In the beautiful interior of CERGE-EI, Dr. Vega-Redondo gave an interesting and thought-provoking lecture on his most recent research on globalization (which he did in collaboration with Georg Duernecker). In the paper, the authors propose a dynamic model to understand the role of social networks in the process of globalization. They define globalization as the process when distant agents interact, and they use this ‘spatial’ theoretical framework to understand the relationship between globalization and economic growth. Their model allows for the existence of social networks – the only channel through which geographically-distant agents can cooperate in economic activity. Without the phenomenon of ‘global social networks,’ economic activity will stagnate.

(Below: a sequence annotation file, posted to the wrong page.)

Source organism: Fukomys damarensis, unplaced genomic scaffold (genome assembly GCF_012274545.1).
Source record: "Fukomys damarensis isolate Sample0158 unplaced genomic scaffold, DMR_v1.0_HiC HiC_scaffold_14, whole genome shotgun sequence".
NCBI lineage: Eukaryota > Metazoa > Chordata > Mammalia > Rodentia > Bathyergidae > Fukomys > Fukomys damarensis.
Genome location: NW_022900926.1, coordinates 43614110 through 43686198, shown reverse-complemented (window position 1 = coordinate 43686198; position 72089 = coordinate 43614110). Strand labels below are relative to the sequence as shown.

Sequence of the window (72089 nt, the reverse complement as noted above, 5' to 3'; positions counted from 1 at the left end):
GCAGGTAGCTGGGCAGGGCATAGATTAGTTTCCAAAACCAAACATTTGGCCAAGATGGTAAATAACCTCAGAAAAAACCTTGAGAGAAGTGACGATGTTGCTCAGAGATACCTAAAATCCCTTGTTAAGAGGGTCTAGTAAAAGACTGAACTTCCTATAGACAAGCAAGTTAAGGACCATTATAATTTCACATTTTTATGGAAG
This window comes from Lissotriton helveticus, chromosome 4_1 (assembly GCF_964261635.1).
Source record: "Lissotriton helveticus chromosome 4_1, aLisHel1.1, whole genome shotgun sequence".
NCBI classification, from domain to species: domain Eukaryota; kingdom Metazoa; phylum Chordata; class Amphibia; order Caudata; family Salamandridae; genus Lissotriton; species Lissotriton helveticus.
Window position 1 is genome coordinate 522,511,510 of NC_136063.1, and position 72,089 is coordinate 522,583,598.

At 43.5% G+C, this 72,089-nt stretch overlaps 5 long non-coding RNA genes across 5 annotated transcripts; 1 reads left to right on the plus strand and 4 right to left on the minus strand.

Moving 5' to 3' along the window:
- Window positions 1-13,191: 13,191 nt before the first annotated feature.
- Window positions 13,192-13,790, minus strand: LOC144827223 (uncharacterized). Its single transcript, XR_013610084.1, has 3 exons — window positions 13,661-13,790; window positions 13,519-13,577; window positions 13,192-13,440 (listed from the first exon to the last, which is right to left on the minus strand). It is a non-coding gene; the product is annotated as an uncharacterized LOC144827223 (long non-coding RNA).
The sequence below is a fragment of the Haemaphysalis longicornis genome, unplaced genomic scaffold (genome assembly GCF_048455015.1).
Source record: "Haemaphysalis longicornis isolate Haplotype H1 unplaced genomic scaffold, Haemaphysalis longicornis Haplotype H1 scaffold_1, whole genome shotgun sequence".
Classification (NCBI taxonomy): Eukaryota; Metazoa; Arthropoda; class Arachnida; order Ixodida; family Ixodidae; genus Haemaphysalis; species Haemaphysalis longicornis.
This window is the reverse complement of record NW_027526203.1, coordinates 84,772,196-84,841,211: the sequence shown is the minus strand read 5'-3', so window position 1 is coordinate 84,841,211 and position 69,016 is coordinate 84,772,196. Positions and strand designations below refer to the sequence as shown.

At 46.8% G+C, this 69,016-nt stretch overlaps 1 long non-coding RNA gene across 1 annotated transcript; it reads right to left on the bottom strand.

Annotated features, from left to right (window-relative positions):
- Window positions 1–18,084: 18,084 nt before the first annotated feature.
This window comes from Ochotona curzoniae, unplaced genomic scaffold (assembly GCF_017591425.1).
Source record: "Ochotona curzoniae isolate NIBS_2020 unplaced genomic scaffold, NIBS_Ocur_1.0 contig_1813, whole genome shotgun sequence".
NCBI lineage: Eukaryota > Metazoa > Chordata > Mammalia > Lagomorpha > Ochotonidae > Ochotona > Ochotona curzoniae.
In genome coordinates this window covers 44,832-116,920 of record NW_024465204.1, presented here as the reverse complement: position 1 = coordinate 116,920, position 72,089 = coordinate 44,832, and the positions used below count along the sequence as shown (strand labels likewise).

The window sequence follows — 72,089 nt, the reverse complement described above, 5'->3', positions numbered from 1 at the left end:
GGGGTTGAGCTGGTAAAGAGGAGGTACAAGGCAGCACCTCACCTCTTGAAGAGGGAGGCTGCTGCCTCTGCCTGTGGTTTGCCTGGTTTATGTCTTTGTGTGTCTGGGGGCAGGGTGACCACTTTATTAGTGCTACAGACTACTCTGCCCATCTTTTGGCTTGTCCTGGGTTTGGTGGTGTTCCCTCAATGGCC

To shed light on the main objective of the paper, the lecturer started by answering two important questions related to the paper – ‘What is globalization?’, and ‘Why is globalization important?’  He then continued on to the main focus of the paper – the dynamic model itself.  The model incorporates the idea that ‘connections breed connections’ by providing linking opportunities and building trust between agents.

Presentation of the model was divided in two parts: the first part covered the setup of the model with social networks included; the second part described the evolution of the social network itself. He explained how ‘going global’ can in fact be an abrupt occurrence in a social network, and how the right level of a local economy’s ‘geographical cohesion’ is crucial in this process.